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This article was published on June 22, 2011

Viewsonic gTab, the little Android tablet that could

Viewsonic gTab, the little Android tablet that could
Chad Catacchio
Story by

Chad Catacchio

Chad Catacchio is a contributor writing on a variety of topics in tech. He has held management positions at a number of tech companies in th Chad Catacchio is a contributor writing on a variety of topics in tech. He has held management positions at a number of tech companies in the US and China. Check out his personal blog to connect with him or follow him on Twitter (if you dare).

Gather round children and let us tell you the story of the little best android tablet that could, the Viewsonic gTablet.

Once upon a time (November 2010), in the midst of a slew of terrible Android tablets assaulting the senses of techies the world over, the powerful gTablet (affectionately known as the gTab) came along with specs that wouldn’t be seen on competitors for months to come (a 10.1 screen, Tegra 2 processor and half a gig of RAM). It also sported a full-size USB, mini-USB and micoSD card slot, all of which are also sought after by consumers that want to move their media and files on and off their slates.

Price-wise, it started out in the $400 range – so even when new, it was less than the iPad – but competition and a pretty horrendous screen if you’re not looking at it head-on (the viewing angle is something like 30 degrees, compared to the iPad’s 178 degrees), led to consistent price drops over the first six months of 2011, and as recently as a two weeks ago, the vigilant were able to snag one for only $249. But even at this low price, you might guess that this product that doesn’t have GPS, a compass, a gyroscope or HDMI-out wouldn’t be winning out over more fully featured Android tablets like the Motorola Xoom, Asus Transformer, Acer Iconia and Galaxy Tab 10.1, right?

Well, with the exception of the Transformer, you’d be wrong. Even with all of the competition, the Viewsonic gTab is still selling like hotcakes on sites like TigerDirect (where is the #2 selling tablet, right between the 16gb and 32gb versions of the Transformer) and Woot, which recently sold 10,000 of them in a day. How could that be?

Well, again, price is certainly a large, if not the largest factor – at $249 with free shipping (and no sales tax) that’s half the price of the iPad 2 and $150 less than the $399 16gb Transformer (which, for those of you that don’t want to bother with custom ROMs is certainly the best buy on the market). The price point, however, isn’t what has made this seemingly average-at-best Android tablet a consistent seller over the last eight months.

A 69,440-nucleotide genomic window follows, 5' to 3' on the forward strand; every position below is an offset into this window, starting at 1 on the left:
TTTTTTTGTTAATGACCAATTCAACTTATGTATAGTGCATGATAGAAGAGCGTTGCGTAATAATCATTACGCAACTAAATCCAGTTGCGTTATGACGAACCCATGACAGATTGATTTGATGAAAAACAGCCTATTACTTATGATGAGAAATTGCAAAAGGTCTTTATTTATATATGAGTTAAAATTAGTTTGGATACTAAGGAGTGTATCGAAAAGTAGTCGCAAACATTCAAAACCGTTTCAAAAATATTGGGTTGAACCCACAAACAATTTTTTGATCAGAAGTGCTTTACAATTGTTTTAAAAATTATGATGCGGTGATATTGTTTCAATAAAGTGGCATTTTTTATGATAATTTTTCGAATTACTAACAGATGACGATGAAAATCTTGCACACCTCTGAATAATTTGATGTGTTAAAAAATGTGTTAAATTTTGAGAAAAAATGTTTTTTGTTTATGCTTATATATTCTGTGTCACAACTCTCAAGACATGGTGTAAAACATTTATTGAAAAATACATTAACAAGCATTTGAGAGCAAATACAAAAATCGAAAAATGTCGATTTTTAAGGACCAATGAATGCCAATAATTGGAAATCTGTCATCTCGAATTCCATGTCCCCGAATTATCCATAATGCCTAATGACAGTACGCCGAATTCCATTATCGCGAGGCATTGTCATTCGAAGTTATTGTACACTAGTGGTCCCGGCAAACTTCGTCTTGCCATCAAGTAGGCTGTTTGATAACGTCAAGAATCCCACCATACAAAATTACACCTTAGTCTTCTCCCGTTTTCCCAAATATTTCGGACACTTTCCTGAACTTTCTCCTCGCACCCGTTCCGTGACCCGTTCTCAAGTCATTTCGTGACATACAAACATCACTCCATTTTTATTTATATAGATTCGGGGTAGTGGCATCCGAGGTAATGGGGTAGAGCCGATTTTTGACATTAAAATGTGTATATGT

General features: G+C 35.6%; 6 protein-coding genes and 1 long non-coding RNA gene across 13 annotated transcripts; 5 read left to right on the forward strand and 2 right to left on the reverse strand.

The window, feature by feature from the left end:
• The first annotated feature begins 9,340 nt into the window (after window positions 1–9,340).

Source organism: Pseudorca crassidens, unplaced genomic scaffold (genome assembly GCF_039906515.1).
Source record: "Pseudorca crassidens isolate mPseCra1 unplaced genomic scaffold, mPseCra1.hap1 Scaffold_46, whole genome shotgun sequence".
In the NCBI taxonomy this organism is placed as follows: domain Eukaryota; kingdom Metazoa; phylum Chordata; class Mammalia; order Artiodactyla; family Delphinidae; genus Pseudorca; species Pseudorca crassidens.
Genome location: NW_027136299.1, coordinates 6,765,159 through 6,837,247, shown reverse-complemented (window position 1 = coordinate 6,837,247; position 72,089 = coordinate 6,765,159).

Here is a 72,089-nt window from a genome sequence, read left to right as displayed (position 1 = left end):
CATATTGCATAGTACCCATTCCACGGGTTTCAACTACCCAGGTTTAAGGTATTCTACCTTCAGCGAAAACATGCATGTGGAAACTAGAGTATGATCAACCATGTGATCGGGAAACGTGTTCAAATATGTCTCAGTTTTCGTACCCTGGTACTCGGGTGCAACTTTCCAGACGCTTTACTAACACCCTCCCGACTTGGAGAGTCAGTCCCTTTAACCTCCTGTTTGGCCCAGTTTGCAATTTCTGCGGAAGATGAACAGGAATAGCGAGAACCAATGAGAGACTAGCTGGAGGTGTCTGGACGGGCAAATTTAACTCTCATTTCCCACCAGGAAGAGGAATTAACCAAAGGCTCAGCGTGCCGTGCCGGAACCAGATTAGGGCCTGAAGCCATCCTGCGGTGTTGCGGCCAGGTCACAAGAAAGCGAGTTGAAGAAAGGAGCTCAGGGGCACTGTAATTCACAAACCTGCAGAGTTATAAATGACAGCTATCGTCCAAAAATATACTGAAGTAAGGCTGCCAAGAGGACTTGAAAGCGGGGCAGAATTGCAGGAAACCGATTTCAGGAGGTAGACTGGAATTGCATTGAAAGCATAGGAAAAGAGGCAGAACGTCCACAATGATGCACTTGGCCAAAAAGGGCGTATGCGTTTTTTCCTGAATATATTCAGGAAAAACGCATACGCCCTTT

Nope, the secret to the gTab’s success has been that Viewsonic made it extremely easy to root, hack and virtually unbrickable, all of which has made it a darling of the Android ROM developer community.

One of the lead advocates/developers for the gTablet is “Roebeet” (here’s his SlateDroid profile, need to be signed in to view) whom has not only been writing up guides on how to navigate the rooting/modding of the gTablet, but has ported Honeycomb to it, with his Bottle of Smoke ROM (remember, Google hasn’t open sourced Honeycomb yet, so all unofficial Honeycomb ROMs are that much more impressive), which works on the gTab like a charm.

When you install the latest alpha version of Bottle of Smoke, Roebeet explicitly thanks his gTab, saying “it loves to be flashed” – and that is the key. The gTablet is exactly what has made Android phones so popular, and more manufacturers should pay attention. Other popular custom ROMs for the gTab include VEGAn, Cyanongen Mod 7 and others.

So what can learn from the story of the gTab kids? Well…

  1. Android tablets don’t have to be perfect (i.e. the iPad) to succeed.
  2. All Android tablets should be easily rootable with unlocked bootloaders right out of the box.
  3. There is a thriving ecosystem that wants to see Android tablets succeed.
  4. The sub-$400 price point (especially with free shipping and no sales tax) is what a lot of people are looking for.
  5. The more ports (USB, SD card slots, HDMI) the better.

Of course, the lack of dedicated apps is still a huge problem for all Android tablets vs the iPad, but frankly, that was a problem for the Android phones that took on the iPhone once upon a time as well. What led to the ridiculous popularity of Android phones was that they were cheap, had great hardware, were on all carriers and because they were rootable (after some work on the part of devs). If a tablet could come to the market hitting all of these points, it could really drive innovation and adoption, and – dare we say it? – maybe even take on the iPad.

Let’s just hope it has a nice screen too.

The End.